"Master of None" took hold of a captive audience unlike most Netflix shows that came before it. Other shows on the streaming platform have been more popular, but the unique voice to emerge from Aziz Ansari's brainchild and his unrelenting desire to take risks set it apart from the rest. In Season 2, those risks became more pronounced as the show temporarily lost all narrative guise in its quest to tell a unique tale.

About Season 2

Season 2 of "Master of None" was released by Netflix on May 12, 2017. This installment of the show, like the first one, consists of ten episodes. Most of the episodes clock in around half an hour, though one comes close to hitting the hour mark.

Once again, Ansari is the focal point of the story. His cast of friends are back, but are seen much less often than they were during season 1. That's because season 2 of "Master of None" doesn't begin with his character, Dev, perusing New York bars and pasta shops with his pals. Instead, he's at the same narrative place he was left off in: learning to make pasta from a professional in Italy.

"Master of None" continues mastery discourse

The first season of the show was so popular because it took a unique approach to different subjects in every episode. It never lost a continuous narrative thread but took aim at stereotypes, love, race, and so much more. Season 2 follows a similar trajectory, albeit with a more obtuse focus on the season-long love arc.

The leeway the creative team for "Master of None" is given becomes quite clear just seconds into the the first episode "The Thief." Don't adjust the laptop screen because the whole episode really is shot in black and white.

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Such an aesthetic works perfectly for the episode, taking place in the old Italian city of Modena. Emotional connections become layered and a scene of Dev riding his bike through the old city in pursuit of a phone thief becomes one of the enduring images of season 2.

"Le Nozze" brings color back to the scene, as well as one of the most popular characters in Dev's best friend, Arnold. The lovable 'Big Bud' to Dev's 'Little Bud,' Arnold goes on his first emotional journey of the show by confronting a long-term relationship that ended and resulted in his ex-girlfriend's wedding with a similar looking chap. Arnold learns to let go, leading to Dev officially letting go of Rachel, his season 1 love interest.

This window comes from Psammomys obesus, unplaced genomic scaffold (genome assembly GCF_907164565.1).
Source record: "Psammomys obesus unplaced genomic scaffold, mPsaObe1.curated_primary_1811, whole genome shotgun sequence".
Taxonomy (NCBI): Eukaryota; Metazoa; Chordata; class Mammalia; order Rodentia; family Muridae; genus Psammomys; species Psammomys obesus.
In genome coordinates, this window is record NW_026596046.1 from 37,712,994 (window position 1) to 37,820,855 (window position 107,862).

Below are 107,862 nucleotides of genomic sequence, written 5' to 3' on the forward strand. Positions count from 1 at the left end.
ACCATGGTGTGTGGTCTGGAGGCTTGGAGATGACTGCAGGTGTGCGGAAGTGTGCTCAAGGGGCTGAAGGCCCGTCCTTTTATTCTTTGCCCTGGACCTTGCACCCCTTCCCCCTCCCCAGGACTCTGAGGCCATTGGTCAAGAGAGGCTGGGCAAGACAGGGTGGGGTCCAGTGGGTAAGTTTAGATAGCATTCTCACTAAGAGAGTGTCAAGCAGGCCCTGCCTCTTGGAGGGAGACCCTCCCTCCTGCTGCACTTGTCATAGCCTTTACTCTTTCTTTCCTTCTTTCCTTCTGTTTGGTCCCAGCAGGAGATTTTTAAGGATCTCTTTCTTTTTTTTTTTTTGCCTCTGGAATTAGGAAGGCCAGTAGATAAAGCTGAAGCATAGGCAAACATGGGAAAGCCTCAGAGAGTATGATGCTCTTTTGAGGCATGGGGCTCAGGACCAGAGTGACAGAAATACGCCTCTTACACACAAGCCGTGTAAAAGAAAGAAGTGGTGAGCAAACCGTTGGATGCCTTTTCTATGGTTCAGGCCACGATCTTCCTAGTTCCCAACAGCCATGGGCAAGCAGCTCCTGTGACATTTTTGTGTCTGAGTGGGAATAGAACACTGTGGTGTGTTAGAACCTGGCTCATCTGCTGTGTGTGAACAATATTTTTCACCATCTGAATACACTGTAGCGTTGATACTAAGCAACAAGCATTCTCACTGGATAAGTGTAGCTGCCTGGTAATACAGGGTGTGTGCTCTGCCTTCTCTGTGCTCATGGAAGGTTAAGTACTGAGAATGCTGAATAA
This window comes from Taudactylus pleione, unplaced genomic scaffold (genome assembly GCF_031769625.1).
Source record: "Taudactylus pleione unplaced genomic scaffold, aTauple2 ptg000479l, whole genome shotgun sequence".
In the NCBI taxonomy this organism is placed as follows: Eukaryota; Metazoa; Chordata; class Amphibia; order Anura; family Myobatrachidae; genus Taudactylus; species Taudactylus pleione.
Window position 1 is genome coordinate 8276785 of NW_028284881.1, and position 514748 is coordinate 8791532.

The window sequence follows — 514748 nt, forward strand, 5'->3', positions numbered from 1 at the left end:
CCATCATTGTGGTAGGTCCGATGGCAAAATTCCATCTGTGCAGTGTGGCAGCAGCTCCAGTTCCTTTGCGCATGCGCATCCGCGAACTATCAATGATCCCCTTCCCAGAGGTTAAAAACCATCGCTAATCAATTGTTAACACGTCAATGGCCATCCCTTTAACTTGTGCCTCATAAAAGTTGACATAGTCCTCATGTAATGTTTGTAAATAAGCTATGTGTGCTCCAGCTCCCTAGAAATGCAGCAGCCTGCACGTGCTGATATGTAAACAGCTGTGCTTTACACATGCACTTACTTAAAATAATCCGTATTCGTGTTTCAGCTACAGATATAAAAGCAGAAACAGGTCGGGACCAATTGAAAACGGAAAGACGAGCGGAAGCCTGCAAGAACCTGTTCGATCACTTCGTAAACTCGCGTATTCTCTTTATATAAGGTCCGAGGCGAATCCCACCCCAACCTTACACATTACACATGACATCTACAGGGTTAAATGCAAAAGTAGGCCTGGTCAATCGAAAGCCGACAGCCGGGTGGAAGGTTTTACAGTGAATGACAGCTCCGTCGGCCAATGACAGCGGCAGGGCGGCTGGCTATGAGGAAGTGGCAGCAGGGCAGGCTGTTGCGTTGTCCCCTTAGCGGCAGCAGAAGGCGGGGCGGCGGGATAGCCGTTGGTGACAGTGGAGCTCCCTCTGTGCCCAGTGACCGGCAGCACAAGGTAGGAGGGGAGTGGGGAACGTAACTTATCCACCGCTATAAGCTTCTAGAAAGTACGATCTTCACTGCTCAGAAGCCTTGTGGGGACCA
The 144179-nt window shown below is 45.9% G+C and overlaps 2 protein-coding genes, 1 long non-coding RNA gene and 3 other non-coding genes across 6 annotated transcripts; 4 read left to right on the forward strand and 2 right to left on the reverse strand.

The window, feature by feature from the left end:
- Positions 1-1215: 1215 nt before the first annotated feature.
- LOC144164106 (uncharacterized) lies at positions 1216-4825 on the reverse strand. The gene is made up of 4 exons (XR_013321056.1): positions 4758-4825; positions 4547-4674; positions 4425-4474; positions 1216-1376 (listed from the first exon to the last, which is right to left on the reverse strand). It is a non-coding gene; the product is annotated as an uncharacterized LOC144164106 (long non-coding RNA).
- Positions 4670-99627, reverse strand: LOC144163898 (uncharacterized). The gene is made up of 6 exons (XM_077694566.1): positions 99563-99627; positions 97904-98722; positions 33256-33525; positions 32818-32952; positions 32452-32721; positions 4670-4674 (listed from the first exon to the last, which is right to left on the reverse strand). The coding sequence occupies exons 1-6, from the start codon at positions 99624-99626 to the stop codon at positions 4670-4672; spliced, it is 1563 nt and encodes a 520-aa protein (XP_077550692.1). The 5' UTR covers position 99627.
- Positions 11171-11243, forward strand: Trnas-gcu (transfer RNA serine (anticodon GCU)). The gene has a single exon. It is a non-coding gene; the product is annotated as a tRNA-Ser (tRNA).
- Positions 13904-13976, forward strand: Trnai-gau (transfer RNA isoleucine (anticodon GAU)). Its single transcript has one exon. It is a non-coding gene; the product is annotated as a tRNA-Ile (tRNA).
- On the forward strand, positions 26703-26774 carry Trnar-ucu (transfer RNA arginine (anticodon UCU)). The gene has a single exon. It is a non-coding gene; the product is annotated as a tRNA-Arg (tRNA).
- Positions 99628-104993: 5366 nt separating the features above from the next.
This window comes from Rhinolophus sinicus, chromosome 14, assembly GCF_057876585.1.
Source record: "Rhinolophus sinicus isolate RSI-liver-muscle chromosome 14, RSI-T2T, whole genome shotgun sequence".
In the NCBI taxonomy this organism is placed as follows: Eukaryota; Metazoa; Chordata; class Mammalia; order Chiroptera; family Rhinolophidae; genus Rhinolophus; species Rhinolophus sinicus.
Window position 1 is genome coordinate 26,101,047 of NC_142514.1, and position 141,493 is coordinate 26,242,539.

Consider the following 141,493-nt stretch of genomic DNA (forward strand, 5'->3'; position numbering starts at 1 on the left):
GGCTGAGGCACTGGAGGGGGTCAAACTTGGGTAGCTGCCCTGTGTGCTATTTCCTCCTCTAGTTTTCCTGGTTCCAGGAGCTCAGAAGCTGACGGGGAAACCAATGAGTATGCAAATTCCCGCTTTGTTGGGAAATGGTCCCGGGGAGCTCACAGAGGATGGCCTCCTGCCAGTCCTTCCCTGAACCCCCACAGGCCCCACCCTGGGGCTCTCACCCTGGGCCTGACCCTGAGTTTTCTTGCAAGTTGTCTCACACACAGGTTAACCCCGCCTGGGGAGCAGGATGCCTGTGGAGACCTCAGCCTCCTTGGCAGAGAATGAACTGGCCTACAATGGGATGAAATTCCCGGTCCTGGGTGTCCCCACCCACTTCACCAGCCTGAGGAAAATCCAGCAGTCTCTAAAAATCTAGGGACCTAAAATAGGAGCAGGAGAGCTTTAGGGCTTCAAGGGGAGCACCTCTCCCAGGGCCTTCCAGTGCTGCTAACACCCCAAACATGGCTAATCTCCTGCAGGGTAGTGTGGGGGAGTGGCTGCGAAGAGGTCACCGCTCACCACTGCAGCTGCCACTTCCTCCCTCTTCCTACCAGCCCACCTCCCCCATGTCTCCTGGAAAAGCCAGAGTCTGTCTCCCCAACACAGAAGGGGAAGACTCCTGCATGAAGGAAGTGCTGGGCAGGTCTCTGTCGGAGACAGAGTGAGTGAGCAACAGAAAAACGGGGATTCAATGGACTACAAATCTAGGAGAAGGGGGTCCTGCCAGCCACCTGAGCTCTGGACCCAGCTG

The end of that episode brought one of the only narrative confusions of season 2, which is in the episode "Clash of the Cupcakes." When Dev last left us in season 1, his entertainment career was failing. He then went away to make pasta in a small Italian city for some time. How is it that he came back to the United States and immediately landed a role as a television game show host?

He also can't get out of his own way in terms of his love life.

After officially breaking things off with Rachel and going on several intriguing first dates (with a whole episode centered around them), Dev discovers that he's in love with his engaged Italian friend, Francesca. He tries to play it right, acknowledging to himself that he doesn't want to be a homewrecker. He eventually wrecks both his and Francesca's homes anyways before an ambiguous ending that leaves "Master of None" viewers in the lurch.

Season 2 special episodes

Once again, "Master of None" featured some episodes that risked everything to go beyond simple plot and character development. "The Thief" is black and white, but that's just the start of the excitement.

"Religion" is one of the season 2's better episodes. Viewed through the guise of a traditional Muslim family, Dev and his cousin come to terms with their own views of religion by chowing down on pork at a festival. When Dev challenges his parents by ordering pork in a restaurant, Dev's mother all but disavows her son. He must learn that, while he doesn't believe in all aspects of his religion, respecting his tradition and family comes with the occasional sacrifice.

"Thanksgiving" was similar for its focus on one topic through flashbacks and present day: Denise's sexuality. Each scene takes place on Thanksgiving, watching the relationship between Denise and Dev, and Denise and her family, morph over time. Played by one of the best "Master of None" guest stars of all-time, Angela Bassett, Denise's mother appears caught between her dreams for her baby and the concern about discrimination that dominates the LGBT community. With the added element of race (Denise claims that homosexuality goes unspoken in the black community), "Thanksgiving" becomes one of the most touching and honest single episodes of the television year.

No episode is bolder than "New York, I Love You," though. After beginning with Dev and his friends discussing a new movie, the episode pivots to a doorman in a nearby hotel who chooses the moral good over his tenant's wishes, albeit accidentally. It transitions to a deaf woman and her boyfriend working through a relationship squabble through sign language, with complete silence filling minutes upon minutes of time. This is arguably the boldest decision in recent show history. After another group appears, eventually the episode ends with everyone featured watching the same made-up movie. Taking the form of a love letter to a city, it was a highlight of season 2.

Final thoughts

Aziz Ansari hasn't committed to the future of the show beyond season 2. He has stated that he would need to be in a different mindset and would likely have to tackle something other than single life in New York City. If this marked the end of "Master of None," it deserves to go down as the greatest contribution to the new-age comedy genre, bubbling with hits such as this and "Atlanta."

Rating: A+